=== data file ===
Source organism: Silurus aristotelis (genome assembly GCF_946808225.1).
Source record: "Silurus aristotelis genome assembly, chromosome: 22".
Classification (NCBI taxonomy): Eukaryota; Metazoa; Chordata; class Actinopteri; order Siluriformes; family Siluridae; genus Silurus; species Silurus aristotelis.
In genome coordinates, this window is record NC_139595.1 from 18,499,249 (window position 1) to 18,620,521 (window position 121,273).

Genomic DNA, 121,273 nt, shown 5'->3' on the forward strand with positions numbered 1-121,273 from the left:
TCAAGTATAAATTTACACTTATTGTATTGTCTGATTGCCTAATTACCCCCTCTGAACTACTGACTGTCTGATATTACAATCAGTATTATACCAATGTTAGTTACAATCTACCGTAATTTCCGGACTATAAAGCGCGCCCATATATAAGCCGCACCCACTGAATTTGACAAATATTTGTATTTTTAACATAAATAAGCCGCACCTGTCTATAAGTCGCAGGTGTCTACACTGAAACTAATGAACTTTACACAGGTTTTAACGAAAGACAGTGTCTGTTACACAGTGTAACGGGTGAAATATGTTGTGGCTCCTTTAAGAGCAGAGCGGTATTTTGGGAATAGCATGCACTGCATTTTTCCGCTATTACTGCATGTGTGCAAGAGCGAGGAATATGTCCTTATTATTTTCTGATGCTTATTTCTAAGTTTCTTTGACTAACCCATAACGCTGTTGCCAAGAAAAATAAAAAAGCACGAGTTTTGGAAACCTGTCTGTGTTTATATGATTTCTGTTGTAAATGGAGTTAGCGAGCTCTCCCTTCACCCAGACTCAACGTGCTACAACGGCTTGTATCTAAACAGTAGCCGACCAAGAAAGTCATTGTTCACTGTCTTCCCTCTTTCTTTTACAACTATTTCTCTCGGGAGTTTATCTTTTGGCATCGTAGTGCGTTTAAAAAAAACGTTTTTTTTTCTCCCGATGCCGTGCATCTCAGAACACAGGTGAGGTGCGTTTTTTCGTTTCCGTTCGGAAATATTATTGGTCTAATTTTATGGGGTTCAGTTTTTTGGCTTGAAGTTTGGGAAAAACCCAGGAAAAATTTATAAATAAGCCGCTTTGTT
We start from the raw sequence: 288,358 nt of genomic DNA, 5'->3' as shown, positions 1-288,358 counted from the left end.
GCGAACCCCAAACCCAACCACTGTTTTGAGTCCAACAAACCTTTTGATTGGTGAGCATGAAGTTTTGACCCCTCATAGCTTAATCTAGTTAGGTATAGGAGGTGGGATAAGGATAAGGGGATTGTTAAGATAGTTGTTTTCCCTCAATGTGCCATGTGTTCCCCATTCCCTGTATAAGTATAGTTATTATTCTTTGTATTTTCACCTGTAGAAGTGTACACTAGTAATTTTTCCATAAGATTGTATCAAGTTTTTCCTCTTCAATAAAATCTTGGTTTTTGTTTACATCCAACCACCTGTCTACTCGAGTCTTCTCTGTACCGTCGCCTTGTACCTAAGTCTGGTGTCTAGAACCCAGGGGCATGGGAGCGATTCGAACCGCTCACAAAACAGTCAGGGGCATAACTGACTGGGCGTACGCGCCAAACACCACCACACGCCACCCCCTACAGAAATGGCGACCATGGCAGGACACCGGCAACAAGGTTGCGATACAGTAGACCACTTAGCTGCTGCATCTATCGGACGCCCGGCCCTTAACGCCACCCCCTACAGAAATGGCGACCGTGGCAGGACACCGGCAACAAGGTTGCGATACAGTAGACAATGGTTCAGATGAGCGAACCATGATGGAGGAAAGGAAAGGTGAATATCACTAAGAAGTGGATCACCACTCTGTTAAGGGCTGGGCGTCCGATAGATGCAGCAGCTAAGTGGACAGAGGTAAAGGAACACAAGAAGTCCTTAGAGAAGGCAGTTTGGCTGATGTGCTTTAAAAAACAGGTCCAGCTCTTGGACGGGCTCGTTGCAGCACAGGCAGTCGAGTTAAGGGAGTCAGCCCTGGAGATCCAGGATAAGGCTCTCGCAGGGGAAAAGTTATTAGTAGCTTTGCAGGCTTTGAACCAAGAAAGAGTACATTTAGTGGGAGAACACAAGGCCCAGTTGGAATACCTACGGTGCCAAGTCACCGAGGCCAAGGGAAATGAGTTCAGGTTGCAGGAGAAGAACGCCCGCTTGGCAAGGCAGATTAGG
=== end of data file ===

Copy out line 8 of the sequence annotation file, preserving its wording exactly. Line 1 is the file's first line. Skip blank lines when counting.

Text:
GCGAACCCCAAACCCAACCACTGTTTTGAGTCCAACAAACCTTTTGATTGGTGAGCATGAAGTTTTGACCCCTCATAGCTTAATCTAGTTAGGTATAGGAGGTGGGATAAGGATAAGGGGATTGTTAAGATAGTTGTTTTCCCTCAATGTGCCATGTGTTCCCCATTCCCTGTATAAGTATAGTTATTATTCTTTGTATTTTCACCTGTAGAAGTGTACACTAGTAATTTTTCCATAAGATTGTATCAAGTTTTTCCTCTTCAATAAAATCTTGGTTTTTGTTTACATCCAACCACCTGTCTACTCGAGTCTTCTCTGTACCGTCGCCTTGTACCTAAGTCTGGTGTCTAGAACCCAGGGGCATGGGAGCGATTCGAACCGCTCACAAAACAGTCAGGGGCATAACTGACTGGGCGTACGCGCCAAACACCACCACACGCCACCCCCTACAGAAATGGCGACCATGGCAGGACACCGGCAACAAGGTTGCGATACAGTAGACCACTTAGCTGCTGCATCTATCGGACGCCCGGCCCTTAACGCCACCCCCTACAGAAATGGCGACCGTGGCAGGACACCGGCAACAAGGTTGCGATACAGTAGACAATGGTTCAGATGAGCGAACCATGATGGAGGAAAGGAAAGGTGAATATCACTAAGAAGTGGATCACCACTCTGTTAAGGGCTGGGCGTCCGATAGATGCAGCAGCTAAGTGGACAGAGGTAAAGGAACACAAGAAGTCCTTAGAGAAGGCAGTTTGGCTGATGTGCTTTAAAAAACAGGTCCAGCTCTTGGACGGGCTCGTTGCAGCACAGGCAGTCGAGTTAAGGGAGTCAGCCCTGGAGATCCAGGATAAGGCTCTCGCAGGGGAAAAGTTATTAGTAGCTTTGCAGGCTTTGAACCAAGAAAGAGTACATTTAGTGGGAGAACACAAGGCCCAGTTGGAATACCTACGGTGCCAAGTCACCGAGGCCAAGGGAAATGAGTTCAGGTTGCAGGAGAAGAACGCCCGCTTGGCAAGGCAGATTAGG